• Not correct. The USMC requirement (that was met) was for the f-35B to fly 3 Marine defined sorties in one day.

        Talk of “sorties per day” means absolutely nothing uness the “sortie” is defined (how far, carying what, and doing what) and the number of aircraft sustaining that sortie rate. Aircraft will go u/s, so how many in reserve as well as how many in total.

        • So assuming 3, it means 24 jets are required, that is on the assumption that all of them don’t need repairs etc during the period which seems unlikely, so i assume probably double that to sustain strikes over a period of months.

          48 jets on board appears to be something that will happen once in a blue moon, considering the number of planes we were capable of sending to the ISIL conflict.

  3. Use to love being with the old Ark and Eagle
    Real carriers with what was at the time brilliant aircraft
    Remember we even had our mail whilst in the middle of the Atlantic those Gannets where good planes
    The old Bucs even flew below deck level (i was on various RFAs at the time)
    I was a deckie and we had to do our own maintenance and painting in those days and H&S was not so bad as it is today
    Whilst painting aloft ( ie fueling rigs etc ) we had to use what we called bosuns chairs and at one stage i believed the powers that be on the ship i was on at the time asked the Ark or was it the Eagle (cant remember which) to stop using as as targets as it was dangerous for us getting into those chairs
    What great memories
    Like i said real carriers

    • Bollox, the Ark & Eagle were no more or less “real” than the Queen Elizabeth.

      As for mail, RN warships get email 24 hours a day, in any part of the world.

        • Sorry Barry but it’s no secret that the Ark that the Ark was a nightmare from the day it was launched to the day it was scrapped. The Eagle was much better. If you don’t agree read up why the Ark was unavailable for Suez and work your way forward.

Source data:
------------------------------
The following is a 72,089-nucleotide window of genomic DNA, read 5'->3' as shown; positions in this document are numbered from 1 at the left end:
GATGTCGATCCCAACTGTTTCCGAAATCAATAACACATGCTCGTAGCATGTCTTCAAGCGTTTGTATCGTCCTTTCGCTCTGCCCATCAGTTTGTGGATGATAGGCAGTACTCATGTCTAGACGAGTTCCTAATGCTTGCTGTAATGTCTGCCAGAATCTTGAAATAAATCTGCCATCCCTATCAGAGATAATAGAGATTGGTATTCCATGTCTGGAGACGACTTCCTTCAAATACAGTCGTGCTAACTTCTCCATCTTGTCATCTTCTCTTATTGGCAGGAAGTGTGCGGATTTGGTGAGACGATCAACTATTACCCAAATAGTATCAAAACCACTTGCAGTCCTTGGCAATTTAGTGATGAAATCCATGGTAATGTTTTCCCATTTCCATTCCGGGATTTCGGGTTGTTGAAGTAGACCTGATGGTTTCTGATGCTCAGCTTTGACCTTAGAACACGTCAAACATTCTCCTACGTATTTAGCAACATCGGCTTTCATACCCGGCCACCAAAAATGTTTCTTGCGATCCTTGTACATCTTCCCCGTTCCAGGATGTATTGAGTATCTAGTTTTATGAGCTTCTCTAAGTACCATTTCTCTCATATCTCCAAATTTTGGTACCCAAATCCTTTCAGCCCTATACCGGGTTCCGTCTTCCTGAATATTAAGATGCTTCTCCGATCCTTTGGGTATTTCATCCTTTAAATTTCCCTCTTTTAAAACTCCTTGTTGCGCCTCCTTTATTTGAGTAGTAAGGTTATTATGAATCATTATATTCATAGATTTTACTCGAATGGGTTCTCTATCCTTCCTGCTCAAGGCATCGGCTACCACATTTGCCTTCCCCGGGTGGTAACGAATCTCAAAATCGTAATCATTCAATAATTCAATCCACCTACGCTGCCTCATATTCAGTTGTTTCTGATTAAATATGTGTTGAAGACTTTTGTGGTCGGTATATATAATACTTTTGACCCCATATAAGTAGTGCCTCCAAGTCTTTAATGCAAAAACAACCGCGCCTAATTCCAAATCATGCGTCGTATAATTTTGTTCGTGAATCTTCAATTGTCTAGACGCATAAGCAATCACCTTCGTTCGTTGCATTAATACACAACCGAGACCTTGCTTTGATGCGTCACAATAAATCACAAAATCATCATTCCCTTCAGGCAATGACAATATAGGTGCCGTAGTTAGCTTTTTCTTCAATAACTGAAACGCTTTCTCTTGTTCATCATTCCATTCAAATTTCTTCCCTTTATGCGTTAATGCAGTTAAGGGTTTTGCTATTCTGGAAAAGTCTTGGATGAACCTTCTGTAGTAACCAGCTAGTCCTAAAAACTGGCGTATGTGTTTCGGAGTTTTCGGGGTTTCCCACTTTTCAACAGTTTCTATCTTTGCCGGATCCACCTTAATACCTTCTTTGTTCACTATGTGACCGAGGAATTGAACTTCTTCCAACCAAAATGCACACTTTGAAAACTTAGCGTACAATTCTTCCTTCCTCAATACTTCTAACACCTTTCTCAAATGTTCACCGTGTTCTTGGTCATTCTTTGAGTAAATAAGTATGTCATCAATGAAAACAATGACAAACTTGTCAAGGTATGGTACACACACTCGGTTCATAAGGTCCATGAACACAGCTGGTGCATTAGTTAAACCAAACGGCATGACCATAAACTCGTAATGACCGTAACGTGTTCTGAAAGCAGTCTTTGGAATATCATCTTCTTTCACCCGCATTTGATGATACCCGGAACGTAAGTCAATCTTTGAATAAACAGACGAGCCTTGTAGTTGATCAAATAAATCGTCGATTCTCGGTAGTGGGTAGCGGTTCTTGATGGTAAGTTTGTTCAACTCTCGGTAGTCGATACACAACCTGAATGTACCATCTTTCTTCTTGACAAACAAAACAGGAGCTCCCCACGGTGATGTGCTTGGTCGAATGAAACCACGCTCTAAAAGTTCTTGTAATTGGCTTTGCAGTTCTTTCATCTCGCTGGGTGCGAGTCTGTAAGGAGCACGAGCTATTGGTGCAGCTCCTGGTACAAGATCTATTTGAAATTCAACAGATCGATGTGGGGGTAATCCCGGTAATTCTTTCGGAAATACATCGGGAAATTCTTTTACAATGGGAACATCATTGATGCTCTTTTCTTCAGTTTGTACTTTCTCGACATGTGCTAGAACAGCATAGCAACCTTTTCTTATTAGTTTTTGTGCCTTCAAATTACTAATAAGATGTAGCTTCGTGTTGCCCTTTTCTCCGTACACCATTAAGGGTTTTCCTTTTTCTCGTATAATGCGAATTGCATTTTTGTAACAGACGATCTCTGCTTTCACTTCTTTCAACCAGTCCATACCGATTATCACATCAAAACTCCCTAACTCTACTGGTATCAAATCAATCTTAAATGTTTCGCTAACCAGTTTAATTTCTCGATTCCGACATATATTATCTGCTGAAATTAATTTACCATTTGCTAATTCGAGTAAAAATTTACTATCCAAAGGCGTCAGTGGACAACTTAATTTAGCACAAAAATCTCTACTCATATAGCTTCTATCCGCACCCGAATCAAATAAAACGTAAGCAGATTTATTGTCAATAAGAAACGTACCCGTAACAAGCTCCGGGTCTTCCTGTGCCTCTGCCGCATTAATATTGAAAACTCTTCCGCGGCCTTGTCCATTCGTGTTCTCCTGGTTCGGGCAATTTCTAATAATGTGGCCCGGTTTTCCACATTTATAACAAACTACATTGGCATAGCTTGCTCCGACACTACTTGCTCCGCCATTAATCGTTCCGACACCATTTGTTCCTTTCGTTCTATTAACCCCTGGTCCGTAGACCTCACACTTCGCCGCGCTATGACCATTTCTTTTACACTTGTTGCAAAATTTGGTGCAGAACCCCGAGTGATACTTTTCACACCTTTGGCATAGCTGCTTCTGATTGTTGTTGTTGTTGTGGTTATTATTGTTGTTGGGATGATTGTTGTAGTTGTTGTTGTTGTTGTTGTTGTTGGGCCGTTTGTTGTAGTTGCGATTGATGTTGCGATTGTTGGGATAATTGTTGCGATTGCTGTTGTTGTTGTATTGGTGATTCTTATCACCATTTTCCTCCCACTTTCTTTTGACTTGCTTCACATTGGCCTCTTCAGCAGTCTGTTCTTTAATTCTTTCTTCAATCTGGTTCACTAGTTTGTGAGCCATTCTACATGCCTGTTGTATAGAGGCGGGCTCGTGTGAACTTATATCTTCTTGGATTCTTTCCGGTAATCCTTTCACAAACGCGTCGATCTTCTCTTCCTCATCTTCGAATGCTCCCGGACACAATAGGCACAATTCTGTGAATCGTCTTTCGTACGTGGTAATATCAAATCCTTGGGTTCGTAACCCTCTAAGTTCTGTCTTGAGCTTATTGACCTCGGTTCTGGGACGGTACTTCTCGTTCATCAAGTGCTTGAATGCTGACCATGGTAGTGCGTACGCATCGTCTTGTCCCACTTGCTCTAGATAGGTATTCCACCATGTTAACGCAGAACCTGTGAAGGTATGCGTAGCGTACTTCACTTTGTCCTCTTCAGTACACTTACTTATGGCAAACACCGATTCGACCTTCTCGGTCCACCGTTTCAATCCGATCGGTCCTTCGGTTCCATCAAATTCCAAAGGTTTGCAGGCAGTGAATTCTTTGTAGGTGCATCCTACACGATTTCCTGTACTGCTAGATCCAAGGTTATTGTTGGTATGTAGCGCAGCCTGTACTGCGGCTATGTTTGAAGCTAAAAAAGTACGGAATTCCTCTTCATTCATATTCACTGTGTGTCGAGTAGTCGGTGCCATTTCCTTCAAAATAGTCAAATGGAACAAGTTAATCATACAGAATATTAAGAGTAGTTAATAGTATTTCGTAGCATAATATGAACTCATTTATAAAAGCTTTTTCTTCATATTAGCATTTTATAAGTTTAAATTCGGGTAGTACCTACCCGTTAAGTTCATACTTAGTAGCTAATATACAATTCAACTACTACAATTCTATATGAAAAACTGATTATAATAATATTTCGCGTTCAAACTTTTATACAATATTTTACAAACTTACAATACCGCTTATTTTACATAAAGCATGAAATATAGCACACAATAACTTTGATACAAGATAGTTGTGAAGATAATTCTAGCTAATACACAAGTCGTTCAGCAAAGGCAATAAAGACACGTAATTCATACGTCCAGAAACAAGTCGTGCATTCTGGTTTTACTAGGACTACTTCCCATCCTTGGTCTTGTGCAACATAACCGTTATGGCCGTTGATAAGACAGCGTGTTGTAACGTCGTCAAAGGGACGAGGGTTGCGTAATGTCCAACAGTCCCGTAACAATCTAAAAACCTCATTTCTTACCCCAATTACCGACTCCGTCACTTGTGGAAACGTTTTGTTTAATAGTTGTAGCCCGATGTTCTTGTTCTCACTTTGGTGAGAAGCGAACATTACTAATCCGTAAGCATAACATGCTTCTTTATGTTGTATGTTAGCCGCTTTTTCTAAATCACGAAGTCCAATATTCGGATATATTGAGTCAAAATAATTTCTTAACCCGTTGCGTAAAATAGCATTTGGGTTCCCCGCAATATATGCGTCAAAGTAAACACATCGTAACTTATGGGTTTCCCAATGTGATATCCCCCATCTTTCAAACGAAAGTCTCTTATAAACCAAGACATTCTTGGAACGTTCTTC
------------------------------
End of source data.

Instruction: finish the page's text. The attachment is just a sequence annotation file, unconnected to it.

• David Steeper
            Sorry David i cant comment on how the Ark was a nightmare or not as i was not on her
            I was on the support ships at the time and one of those deployments was when Rod Stewert sang Sailor and the program was on the BBC
            What i was commenting on was the aircraft that was on her
            And the fact that with the Gannet we even had mail whilst in the middle of the Atlantic but Ron5 seemed to think we had mail 24 hrs a day
            The only way we could contact home in those days if at sea was by satphone and then we had to book a timeslot

  4. I served in the Royal Navy in the sixties when we had a fleet to be proud of . I was on the Eagle for part of my service ,and it was fantastic to watch the Buckaneers and Sea Vixens flying off . I was also aboard when they tried out the Harriers for the firs time .

  5. interesting article and I agree that it is probably based on 24 jets flying 3 Sorties aper day. It should be noted that the RN are on record that each QEC can take 70+ jets at full load (plus its Helo’s), so if the will and aircraft were available it could deliver a massive punch.

    Not going to happen I know and is wasteful in my opinion, but there you go.

    • But still a massive increase in capability over the Invincible, Harrier combination.

      The flexibility is there if needed.

  6. Not sure our operational capacity of 24F35Bs onboard QE or POW will be able to deliver 72 sorties per day. Maybe we might actually have to get more than 48F35Bs in active service?
    Lets see what next SDSR says about that. I reckon we will be lucky if the bean counters at the treasury give the go ahead for anymore than 24 F35Bs.
    summary
    buy more f35bs and allocate them to the FAA squadrons to fly. We need at least another 48 of these aircraft to be in service by 2026-2027

    • couldnt agree more Mr B, I suggest we need an operational fleet of at least 138 F35B’s and then some of those fancy new UAV’s that BAE are developing to go alongside them. This will allow us to put 64 on each carrier if needed and/or work with 2-4 UAV’s (taranis / Matrox) to take the payload further into enemy territory whilst in a standoff position.